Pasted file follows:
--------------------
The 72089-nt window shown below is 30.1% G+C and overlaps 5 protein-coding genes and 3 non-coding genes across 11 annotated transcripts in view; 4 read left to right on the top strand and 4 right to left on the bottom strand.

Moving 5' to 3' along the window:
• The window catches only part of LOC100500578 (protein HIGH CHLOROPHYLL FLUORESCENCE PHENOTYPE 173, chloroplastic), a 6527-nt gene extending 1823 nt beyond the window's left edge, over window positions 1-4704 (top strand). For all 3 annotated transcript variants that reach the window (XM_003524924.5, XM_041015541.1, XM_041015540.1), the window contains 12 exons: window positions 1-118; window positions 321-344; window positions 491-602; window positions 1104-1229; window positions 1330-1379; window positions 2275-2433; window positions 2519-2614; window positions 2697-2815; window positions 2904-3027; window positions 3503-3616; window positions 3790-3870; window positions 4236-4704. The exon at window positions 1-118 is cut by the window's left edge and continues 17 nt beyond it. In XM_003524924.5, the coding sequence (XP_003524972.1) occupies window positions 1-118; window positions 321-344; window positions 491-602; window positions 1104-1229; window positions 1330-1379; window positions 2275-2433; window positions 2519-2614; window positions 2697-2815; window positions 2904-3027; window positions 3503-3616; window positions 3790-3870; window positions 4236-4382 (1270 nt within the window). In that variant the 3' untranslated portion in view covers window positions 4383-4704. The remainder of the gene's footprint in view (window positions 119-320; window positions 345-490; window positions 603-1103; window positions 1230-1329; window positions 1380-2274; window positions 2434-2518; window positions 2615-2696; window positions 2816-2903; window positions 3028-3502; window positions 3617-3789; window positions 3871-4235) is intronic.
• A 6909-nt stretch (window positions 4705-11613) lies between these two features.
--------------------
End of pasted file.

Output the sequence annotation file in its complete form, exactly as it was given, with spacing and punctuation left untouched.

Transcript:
The 72089-nt window shown below is 30.1% G+C and overlaps 5 protein-coding genes and 3 non-coding genes across 11 annotated transcripts in view; 4 read left to right on the top strand and 4 right to left on the bottom strand.

Moving 5' to 3' along the window:
• The window catches only part of LOC100500578 (protein HIGH CHLOROPHYLL FLUORESCENCE PHENOTYPE 173, chloroplastic), a 6527-nt gene extending 1823 nt beyond the window's left edge, over window positions 1-4704 (top strand). For all 3 annotated transcript variants that reach the window (XM_003524924.5, XM_041015541.1, XM_041015540.1), the window contains 12 exons: window positions 1-118; window positions 321-344; window positions 491-602; window positions 1104-1229; window positions 1330-1379; window positions 2275-2433; window positions 2519-2614; window positions 2697-2815; window positions 2904-3027; window positions 3503-3616; window positions 3790-3870; window positions 4236-4704. The exon at window positions 1-118 is cut by the window's left edge and continues 17 nt beyond it. In XM_003524924.5, the coding sequence (XP_003524972.1) occupies window positions 1-118; window positions 321-344; window positions 491-602; window positions 1104-1229; window positions 1330-1379; window positions 2275-2433; window positions 2519-2614; window positions 2697-2815; window positions 2904-3027; window positions 3503-3616; window positions 3790-3870; window positions 4236-4382 (1270 nt within the window). In that variant the 3' untranslated portion in view covers window positions 4383-4704. The remainder of the gene's footprint in view (window positions 119-320; window positions 345-490; window positions 603-1103; window positions 1230-1329; window positions 1380-2274; window positions 2434-2518; window positions 2615-2696; window positions 2816-2903; window positions 3028-3502; window positions 3617-3789; window positions 3871-4235) is intronic.
• A 6909-nt stretch (window positions 4705-11613) lies between these two features.